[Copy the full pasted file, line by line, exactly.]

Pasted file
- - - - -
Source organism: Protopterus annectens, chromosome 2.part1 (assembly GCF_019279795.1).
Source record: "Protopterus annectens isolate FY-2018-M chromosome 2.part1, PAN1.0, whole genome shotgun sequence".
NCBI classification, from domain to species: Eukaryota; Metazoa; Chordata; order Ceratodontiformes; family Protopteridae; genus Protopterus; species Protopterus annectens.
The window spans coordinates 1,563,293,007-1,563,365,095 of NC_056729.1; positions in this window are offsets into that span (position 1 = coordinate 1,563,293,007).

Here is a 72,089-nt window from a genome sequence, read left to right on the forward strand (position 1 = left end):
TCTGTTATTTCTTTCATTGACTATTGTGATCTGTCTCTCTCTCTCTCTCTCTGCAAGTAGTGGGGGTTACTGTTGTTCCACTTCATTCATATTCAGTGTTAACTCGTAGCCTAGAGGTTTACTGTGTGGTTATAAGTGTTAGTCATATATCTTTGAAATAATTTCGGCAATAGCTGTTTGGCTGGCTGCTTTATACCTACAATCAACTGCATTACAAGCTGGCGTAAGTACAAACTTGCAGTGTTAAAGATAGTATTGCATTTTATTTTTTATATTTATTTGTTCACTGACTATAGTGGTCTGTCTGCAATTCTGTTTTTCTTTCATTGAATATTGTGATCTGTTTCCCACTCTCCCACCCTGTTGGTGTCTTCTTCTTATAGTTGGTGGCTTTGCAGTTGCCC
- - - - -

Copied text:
Source organism: Protopterus annectens, chromosome 2.part1 (assembly GCF_019279795.1).
Source record: "Protopterus annectens isolate FY-2018-M chromosome 2.part1, PAN1.0, whole genome shotgun sequence".
NCBI classification, from domain to species: Eukaryota; Metazoa; Chordata; order Ceratodontiformes; family Protopteridae; genus Protopterus; species Protopterus annectens.
The window spans coordinates 1,563,293,007-1,563,365,095 of NC_056729.1; positions in this window are offsets into that span (position 1 = coordinate 1,563,293,007).

Here is a 72,089-nt window from a genome sequence, read left to right on the forward strand (position 1 = left end):
TCTGTTATTTCTTTCATTGACTATTGTGATCTGTCTCTCTCTCTCTCTCTCTGCAAGTAGTGGGGGTTACTGTTGTTCCACTTCATTCATATTCAGTGTTAACTCGTAGCCTAGAGGTTTACTGTGTGGTTATAAGTGTTAGTCATATATCTTTGAAATAATTTCGGCAATAGCTGTTTGGCTGGCTGCTTTATACCTACAATCAACTGCATTACAAGCTGGCGTAAGTACAAACTTGCAGTGTTAAAGATAGTATTGCATTTTATTTTTTATATTTATTTGTTCACTGACTATAGTGGTCTGTCTGCAATTCTGTTTTTCTTTCATTGAATATTGTGATCTGTTTCCCACTCTCCCACCCTGTTGGTGTCTTCTTCTTATAGTTGGTGGCTTTGCAGTTGCCC